e-Library of Evidence for Nutrition Actions (eLENA)

Management of infants under 6 months of age with severe acute malnutrition

In infants who are under 6 months of age, severe acute malnutrition is defined by a very low weight-for-length or the presence of bilateral pitting oedema. Severe acute malnutrition is increasingly being recognized in infants under 6 months of age and is often associated with higher mortality in young infants than in older infants and children.

In addition to causative factors such as low birth weight, persistent diarrhoea and chronic underlying diseases or disability, the development of severe acute malnutrition in infants under 6 months of age commonly reflects suboptimal feeding practices, especially breastfeeding practices.

There are important physiological differences between young infants and older children that may require modified management approaches or clinical interventions. Clinical signs of infection and hydration status may also be more difficult to identify and interpret in the younger infant. WHO has developed a set of recommendations for the identification and management of severe acute malnutrition in infants who are under 6 months of age.

WHO recommendations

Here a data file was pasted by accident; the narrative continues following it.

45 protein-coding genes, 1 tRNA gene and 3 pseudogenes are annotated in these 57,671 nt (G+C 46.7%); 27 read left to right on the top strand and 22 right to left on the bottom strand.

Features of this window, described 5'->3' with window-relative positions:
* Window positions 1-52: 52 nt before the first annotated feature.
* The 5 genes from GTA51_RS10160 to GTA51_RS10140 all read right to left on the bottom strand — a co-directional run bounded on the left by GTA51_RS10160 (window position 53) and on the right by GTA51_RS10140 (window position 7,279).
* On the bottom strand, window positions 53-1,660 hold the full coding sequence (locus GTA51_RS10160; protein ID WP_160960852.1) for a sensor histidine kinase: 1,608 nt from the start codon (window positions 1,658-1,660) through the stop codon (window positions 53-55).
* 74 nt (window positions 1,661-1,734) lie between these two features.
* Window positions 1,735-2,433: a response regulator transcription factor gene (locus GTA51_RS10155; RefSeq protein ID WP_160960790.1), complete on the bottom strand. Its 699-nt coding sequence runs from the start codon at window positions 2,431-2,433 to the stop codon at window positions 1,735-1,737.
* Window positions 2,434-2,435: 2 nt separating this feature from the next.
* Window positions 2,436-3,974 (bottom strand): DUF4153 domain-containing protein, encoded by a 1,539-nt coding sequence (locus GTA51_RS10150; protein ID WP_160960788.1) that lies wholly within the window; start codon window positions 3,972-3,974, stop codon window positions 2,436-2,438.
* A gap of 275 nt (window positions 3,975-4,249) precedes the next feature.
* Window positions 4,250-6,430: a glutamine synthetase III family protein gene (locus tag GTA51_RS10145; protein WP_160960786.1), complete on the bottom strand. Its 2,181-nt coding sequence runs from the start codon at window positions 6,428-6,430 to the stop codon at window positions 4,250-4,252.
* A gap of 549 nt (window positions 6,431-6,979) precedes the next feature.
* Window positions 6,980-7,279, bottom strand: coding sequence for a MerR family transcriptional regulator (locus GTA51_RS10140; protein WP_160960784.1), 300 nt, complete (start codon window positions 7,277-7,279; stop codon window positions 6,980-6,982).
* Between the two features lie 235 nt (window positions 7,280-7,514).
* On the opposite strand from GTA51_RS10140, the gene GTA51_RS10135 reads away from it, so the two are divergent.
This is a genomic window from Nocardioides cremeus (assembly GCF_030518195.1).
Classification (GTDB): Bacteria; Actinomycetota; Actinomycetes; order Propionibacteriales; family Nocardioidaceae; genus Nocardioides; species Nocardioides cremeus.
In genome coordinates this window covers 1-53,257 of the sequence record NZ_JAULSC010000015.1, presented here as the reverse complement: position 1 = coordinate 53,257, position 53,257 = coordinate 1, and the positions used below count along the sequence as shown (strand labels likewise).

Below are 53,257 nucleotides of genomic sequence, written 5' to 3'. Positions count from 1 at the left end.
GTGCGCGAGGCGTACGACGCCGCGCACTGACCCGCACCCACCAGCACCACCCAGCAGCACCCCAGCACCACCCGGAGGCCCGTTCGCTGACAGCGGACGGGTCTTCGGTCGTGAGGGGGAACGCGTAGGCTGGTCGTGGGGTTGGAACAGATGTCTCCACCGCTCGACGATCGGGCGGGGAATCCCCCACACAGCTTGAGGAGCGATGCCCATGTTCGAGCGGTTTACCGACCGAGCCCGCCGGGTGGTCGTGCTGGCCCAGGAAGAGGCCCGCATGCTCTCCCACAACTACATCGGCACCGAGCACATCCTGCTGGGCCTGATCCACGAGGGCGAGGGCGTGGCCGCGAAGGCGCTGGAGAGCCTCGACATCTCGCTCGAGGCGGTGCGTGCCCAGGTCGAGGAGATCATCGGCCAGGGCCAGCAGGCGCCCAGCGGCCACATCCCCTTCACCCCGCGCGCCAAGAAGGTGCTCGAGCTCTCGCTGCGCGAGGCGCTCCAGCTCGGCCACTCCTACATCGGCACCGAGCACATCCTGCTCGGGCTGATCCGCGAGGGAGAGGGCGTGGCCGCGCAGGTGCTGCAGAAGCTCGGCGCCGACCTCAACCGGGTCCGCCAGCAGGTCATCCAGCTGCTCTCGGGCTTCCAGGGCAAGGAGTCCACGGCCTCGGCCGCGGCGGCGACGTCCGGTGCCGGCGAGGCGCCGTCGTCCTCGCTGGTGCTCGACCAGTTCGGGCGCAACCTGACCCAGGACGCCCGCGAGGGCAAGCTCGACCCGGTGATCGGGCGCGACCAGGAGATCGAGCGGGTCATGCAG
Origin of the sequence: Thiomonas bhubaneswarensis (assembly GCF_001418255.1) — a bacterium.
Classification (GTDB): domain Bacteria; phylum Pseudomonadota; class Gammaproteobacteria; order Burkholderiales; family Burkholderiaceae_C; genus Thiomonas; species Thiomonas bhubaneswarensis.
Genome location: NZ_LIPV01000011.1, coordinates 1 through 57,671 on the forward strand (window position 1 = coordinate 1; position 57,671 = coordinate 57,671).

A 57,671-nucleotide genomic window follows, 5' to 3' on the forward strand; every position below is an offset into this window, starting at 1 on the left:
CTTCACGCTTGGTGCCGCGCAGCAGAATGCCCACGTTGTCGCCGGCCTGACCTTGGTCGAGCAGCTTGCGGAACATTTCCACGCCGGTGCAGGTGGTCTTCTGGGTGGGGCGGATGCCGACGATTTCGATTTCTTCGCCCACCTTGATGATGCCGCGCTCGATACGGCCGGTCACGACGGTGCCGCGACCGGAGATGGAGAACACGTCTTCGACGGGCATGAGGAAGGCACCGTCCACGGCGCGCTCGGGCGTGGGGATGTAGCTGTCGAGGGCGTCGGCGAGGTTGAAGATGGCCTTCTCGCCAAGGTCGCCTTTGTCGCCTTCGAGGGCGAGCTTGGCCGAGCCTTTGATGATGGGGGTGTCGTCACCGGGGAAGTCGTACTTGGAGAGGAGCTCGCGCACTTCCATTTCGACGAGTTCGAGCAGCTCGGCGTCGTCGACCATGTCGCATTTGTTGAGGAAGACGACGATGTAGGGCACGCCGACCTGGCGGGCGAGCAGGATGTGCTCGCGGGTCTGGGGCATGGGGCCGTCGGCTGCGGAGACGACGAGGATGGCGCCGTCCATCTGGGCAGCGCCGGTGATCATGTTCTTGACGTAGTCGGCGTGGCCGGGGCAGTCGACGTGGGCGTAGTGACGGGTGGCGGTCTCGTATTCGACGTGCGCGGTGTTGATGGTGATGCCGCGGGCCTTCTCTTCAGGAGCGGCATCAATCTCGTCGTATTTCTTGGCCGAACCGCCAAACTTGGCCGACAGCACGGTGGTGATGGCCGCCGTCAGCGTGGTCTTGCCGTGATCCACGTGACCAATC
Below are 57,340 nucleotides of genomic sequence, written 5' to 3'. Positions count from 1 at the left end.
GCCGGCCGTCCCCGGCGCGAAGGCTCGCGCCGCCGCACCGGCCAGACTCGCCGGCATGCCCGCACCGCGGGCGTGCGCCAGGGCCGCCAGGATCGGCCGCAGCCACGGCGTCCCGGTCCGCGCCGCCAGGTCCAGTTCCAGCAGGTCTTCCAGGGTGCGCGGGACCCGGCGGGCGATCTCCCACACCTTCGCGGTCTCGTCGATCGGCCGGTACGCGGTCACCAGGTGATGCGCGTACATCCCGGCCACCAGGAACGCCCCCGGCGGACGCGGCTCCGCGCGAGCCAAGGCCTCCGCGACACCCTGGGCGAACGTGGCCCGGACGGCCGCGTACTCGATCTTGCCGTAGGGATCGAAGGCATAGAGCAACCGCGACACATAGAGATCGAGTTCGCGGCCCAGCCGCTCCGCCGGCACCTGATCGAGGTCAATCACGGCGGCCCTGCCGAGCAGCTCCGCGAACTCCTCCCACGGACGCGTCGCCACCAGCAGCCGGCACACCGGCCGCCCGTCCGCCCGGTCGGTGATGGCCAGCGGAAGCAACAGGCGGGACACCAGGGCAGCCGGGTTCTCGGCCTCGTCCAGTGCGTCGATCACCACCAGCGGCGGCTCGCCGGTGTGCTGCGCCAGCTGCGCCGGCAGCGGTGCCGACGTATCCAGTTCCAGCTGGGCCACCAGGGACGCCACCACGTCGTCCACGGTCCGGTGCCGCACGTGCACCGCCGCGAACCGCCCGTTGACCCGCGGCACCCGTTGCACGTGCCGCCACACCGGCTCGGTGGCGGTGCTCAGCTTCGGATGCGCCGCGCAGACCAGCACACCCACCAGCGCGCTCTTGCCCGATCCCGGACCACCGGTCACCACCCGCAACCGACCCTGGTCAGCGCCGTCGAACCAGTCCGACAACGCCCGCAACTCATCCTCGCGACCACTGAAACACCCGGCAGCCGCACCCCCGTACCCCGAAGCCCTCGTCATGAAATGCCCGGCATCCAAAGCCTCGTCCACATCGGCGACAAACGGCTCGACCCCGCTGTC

Infants who are under 6 months of age with severe acute malnutrition should receive the same general medical care as infants with severe acute malnutrition who are 6 months of age or older.

Feeding approaches for infants who are under 6 months of age with severe acute malnutrition should prioritize establishing, or re-establishing, effective exclusive breastfeeding by the mother or other caregiver.

Infants under 6 months of age can be discharged from all care when they are: i) breastfeeding effectively or feeding well with replacement feeds, ii) have adequate weight gain and iii) have a weight-for-length ≥ –2 Z-score of the WHO Child Growth Standards median.


This is a summary of WHO recommendations on the management of infants under 6 months of age with severe acute malnutrition. The full set of recommendations can be found in the guidelines and guidance documents under ‘WHO documents’ below.

WHO documents


GRC-approved guidelines
Other guidance documents

Evidence


Systematic reviews used to develop the guidelines
Clinical trials
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Last update:

23 October 2014 12:46 CEST

Category 1 intervention

Guidelines have been recently approved by the WHO Guidelines Review Committee

Essential Nutrition Actions

This intervention is a component of managing children with SAM, which is an Essential Nutrition Action targeting the first 1000 days of life.